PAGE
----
An improved short-DNA elasticity theory and a model of the dynamics of biological signaling networks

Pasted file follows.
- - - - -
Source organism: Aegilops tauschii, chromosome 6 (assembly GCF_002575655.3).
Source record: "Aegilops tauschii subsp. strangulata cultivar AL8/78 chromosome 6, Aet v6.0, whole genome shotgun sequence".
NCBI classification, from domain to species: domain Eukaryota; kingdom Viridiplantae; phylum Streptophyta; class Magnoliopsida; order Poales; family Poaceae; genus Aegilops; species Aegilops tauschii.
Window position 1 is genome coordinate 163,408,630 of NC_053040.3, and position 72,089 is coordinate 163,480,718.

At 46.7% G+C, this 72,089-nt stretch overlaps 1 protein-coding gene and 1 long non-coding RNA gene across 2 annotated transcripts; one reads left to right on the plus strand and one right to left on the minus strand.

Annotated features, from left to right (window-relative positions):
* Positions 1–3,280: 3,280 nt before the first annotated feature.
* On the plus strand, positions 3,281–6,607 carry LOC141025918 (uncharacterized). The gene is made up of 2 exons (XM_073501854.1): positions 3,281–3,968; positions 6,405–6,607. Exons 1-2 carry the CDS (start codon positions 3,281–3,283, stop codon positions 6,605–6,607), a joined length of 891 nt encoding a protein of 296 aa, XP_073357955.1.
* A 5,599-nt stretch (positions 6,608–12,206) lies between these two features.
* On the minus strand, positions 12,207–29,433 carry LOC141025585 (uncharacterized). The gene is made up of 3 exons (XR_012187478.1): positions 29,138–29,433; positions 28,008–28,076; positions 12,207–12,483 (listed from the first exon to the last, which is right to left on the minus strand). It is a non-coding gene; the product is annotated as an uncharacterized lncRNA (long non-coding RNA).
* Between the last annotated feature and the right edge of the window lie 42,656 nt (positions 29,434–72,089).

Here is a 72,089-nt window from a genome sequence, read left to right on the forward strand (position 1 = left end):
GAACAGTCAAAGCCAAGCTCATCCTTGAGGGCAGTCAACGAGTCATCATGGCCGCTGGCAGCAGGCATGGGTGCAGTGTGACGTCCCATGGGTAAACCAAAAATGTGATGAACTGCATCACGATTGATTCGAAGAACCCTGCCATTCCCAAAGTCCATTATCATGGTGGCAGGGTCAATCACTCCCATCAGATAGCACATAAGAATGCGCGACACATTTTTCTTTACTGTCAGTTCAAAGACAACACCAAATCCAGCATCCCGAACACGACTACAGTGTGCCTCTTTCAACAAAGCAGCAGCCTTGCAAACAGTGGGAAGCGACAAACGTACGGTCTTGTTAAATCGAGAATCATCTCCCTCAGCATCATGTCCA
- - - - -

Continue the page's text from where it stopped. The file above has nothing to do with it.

This thesis mainly focuses on three topics in mathematical biology. (1) A DNA elasticity theory for relatively short molecules. Single-molecule experiments rely on a model of the polymer force-extension behavior to calibrate the experiments. The worm-like chain (WLC) theory agrees well with experiments for long molecules. Recent single-molecule experiments use shorter molecules for which the WLC does not agree well. The finite worm-like chain (FWLC) theory takes into account boundary conditions and bead rotational fluctuations, which are important for relatively short molecules. (2) DNA entropic elasticity with a bend. Single-molecule experiments have studied the elasticity of DNA with helix-deforming proteins, including proteins that bend DNA. Previous theoretical work on bent DNA has examined a long DNA molecule with many non-specifically binding proteins. Recent experiments used relatively short DNA molecules with a single, well-defined bend site. This work predicts how the DNA force-extension relation changes due to the formation of a single permanent bend. (3) Dynamics of regulatory and signaling networks. Biological networks are generally robust to changes in genotype and environment. This work on networks addresses how network topology affects the network dynamics. Using a simple model of genes/proteins which interact with and regulate each other, this project addresses how network properties such as connection density and topology affect the ability of the network to show signaling dynamics.